Legal description: Lot 16, Plan 208
- The designation includes:
- The front, westerly and easterly exterior brick walls of the original 1876 house;
- The rear exterior brick wall of the original 1876 house, where exposed
- All door and window openings on the designated exterior brick walls
- The carved stone lintel over the front doorcase, the front entrance door, the front entrance doorcase, fanlight and glass, and the sidelights (excluding the non-original glass);
- All windows, storm sashes and the blind shuttered windows on the designated exterior walls;
- The roofline over the original 1876 house (but excluding the chimney and the existing roof fabric);
- On the front porch the cast stone posts and steps, the wood columns, railings, balusters, floor and ceiling (excluding the porch roof and enclosed deck);
- Inside the house the plaster ceiling mouldings, the centre plaster mould in the livingroom, and the complete staircase including the cherrywood balusters, banister and newel posts.
The designation excludes the later rear brick addition.
It is intended that any non-original features may be restored to documented earlier designs or their documented original form without requiring City Council permission for an alteration to the designation.
The handsome two-storey Italianate dwelling was built in 1876 for local manufacturer Christopher Campbell. This building, constructed of red brick with strong buff brick accents, features other elements typical of the Italianate style, including raised quoins, a hipped roof and arched lintels over curved top double windows. The front entrance is highlighted by a decorative carved stone lintel over the doorcase, which features glass sidelights and fanlight. Of particular significance is the unusual brick and pier construction of the building, which may be unique to the Guelph area. The interior of the original 1876 portion of the dwelling is enhanced with ornate plaster ceiling mouldings and original wood trim and still contains the original curved cherrywood staircase. Also of interest is the later L-shaped wood front porch which is supported by patterned with textured concrete posts.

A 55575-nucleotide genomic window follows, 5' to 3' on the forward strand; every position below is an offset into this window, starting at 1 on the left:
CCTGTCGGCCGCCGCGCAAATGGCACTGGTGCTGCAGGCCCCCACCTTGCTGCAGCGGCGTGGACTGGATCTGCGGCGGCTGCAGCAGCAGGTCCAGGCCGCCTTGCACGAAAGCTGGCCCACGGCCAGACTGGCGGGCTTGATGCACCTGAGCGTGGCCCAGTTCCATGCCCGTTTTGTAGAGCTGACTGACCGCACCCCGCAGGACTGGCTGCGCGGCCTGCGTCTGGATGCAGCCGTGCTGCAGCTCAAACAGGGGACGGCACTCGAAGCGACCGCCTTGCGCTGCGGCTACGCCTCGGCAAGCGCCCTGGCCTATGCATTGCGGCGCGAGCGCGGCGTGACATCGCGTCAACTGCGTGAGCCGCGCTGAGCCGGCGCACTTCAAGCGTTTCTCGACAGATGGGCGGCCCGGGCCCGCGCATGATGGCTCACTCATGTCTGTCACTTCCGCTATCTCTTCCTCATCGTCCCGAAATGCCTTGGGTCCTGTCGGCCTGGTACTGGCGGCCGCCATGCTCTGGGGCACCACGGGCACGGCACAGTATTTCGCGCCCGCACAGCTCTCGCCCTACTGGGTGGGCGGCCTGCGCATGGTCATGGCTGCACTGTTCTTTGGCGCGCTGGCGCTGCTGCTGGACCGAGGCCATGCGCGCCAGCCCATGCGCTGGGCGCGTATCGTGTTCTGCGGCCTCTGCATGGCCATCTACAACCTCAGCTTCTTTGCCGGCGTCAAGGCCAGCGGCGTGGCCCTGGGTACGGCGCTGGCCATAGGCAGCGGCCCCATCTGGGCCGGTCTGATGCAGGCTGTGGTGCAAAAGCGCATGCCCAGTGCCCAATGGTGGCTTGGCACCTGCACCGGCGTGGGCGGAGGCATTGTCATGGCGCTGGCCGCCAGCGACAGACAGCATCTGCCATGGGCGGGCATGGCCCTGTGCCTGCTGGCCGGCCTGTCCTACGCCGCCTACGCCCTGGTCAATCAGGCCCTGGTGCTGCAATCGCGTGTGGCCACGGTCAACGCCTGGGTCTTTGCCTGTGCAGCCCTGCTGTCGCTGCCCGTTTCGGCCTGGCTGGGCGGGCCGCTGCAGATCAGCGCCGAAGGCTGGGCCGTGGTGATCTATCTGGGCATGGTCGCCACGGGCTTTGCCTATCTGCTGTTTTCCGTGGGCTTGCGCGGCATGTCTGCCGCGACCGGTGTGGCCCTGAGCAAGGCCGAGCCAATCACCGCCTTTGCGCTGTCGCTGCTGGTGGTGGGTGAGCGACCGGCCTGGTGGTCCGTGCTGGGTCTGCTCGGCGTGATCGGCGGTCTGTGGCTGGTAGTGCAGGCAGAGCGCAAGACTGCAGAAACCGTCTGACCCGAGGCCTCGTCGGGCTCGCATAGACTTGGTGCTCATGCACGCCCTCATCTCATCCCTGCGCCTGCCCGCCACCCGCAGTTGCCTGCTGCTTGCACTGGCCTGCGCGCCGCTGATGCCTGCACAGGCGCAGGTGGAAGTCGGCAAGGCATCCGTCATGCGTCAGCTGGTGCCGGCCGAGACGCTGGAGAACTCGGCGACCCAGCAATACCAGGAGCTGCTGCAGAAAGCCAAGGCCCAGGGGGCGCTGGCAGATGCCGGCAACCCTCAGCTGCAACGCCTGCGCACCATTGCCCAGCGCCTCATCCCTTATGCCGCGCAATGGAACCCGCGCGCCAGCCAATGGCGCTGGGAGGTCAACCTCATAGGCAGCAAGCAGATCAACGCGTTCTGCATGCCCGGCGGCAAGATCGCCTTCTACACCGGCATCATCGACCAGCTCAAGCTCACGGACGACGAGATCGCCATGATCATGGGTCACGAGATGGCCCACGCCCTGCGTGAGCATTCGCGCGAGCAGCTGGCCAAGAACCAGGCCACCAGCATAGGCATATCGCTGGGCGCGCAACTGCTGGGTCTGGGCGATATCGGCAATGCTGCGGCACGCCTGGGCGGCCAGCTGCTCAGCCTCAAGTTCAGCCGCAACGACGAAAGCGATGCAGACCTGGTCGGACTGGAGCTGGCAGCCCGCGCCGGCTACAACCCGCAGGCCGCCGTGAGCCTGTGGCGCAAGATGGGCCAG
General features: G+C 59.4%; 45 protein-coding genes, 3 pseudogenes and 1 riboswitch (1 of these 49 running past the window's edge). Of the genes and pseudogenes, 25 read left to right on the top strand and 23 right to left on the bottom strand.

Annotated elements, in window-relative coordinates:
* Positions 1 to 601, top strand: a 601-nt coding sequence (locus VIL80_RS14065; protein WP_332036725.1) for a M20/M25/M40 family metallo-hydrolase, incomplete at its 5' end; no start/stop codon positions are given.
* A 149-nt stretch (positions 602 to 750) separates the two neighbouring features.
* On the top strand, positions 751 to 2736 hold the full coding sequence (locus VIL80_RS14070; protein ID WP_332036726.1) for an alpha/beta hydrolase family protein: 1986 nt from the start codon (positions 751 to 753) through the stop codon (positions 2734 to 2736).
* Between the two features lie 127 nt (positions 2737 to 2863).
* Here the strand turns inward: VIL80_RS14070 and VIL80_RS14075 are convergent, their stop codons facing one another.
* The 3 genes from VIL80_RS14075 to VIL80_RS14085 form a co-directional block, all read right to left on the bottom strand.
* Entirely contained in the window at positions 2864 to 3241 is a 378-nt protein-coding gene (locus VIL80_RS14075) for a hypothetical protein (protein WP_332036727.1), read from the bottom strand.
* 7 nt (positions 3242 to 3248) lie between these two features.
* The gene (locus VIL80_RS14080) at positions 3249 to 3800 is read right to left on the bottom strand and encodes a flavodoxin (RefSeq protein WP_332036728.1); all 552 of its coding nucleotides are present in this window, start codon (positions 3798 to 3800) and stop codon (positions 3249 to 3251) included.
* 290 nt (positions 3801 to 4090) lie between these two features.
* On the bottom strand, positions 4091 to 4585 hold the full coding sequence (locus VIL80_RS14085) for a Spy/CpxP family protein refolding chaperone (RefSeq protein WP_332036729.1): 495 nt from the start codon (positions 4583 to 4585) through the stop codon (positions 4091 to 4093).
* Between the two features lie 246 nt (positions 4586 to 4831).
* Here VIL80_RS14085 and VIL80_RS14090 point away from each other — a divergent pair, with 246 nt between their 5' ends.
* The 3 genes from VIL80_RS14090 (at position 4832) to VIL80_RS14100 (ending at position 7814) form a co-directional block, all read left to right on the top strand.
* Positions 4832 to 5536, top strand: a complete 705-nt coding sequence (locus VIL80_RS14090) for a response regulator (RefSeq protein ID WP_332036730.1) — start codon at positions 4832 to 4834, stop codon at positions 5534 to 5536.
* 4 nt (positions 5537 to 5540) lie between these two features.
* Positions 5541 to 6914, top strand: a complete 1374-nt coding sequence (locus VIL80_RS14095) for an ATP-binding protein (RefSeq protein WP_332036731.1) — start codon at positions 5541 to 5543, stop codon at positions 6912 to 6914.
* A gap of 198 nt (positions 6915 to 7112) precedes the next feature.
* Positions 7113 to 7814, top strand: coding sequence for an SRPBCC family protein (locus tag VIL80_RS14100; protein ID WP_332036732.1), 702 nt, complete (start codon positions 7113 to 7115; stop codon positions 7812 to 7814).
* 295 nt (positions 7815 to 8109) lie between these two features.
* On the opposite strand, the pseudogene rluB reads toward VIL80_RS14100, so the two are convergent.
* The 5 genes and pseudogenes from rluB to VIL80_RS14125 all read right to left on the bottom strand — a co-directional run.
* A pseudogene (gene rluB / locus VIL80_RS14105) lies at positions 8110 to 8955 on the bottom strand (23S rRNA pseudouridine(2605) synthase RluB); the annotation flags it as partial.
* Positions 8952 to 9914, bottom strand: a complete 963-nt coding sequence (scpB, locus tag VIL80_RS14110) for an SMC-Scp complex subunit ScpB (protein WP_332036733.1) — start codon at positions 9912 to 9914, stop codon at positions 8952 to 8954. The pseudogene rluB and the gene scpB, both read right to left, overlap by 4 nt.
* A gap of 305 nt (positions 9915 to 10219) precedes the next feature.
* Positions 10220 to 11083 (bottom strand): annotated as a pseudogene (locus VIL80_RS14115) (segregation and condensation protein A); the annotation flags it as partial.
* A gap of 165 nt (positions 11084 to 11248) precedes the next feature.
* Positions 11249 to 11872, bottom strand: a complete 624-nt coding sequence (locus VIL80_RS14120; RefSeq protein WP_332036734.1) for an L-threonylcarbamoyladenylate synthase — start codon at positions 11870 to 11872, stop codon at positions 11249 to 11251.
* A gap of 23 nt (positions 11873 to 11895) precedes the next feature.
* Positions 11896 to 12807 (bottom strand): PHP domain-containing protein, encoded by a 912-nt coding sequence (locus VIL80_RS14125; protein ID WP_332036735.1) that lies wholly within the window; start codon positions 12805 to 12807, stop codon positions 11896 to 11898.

This was the first dwelling constructed on the north side of Liverpool Street, between Dublin and Glasgow streets, and remained so until 1892. Christopher Campbell, who occupied the building until 1891, was a local manufacturer of soap and candles and was also a partner with Guelph merchant James Massie in the firm “Massie and Campbell”, manufacturers of wholesale biscuits and confectioneries. The dwelling was subsequently owned by George T, Moore, an organ regulator with the Bell Organ and Piano Company, under whose ownership the front porch and the rear brick addition were constructed. The 1992 owners, Owen and Barbara Scott, are responsible for restoring many of the interior and exterior features of the house.
Elements of the building being designated include the front, westerly and easterly exterior brick walls of the original 1876 portion of the house and the original rear exterior brick wall, where exposed. All door and window openings on the designated exterior walls are covered by the designation, including the carved stone lintel over the front doorcase, the front entrance door, doorcase, fanlight and glass and the sidelights (excluding the non-original glass), as well as all windows, storm sashes and the blind shuttered windows. Also included in the designation is the roofline of the 1876 building, but the chimney and existing roof fabric are not covered by the designation. Elements of the front porch covered by the designation include the cast stone posts and steps and the wood columns, railings, balusters, floor and ceiling, but not including the porch roof and enclosed deck. Elements of the interior of the building being designated include the plaster ceiling mouldings, the centre ceiling plaster mould in the living room and the complete staircase, including cherrywood balusters, banister and newel posts. The later rear brick addition is excluded from the designation.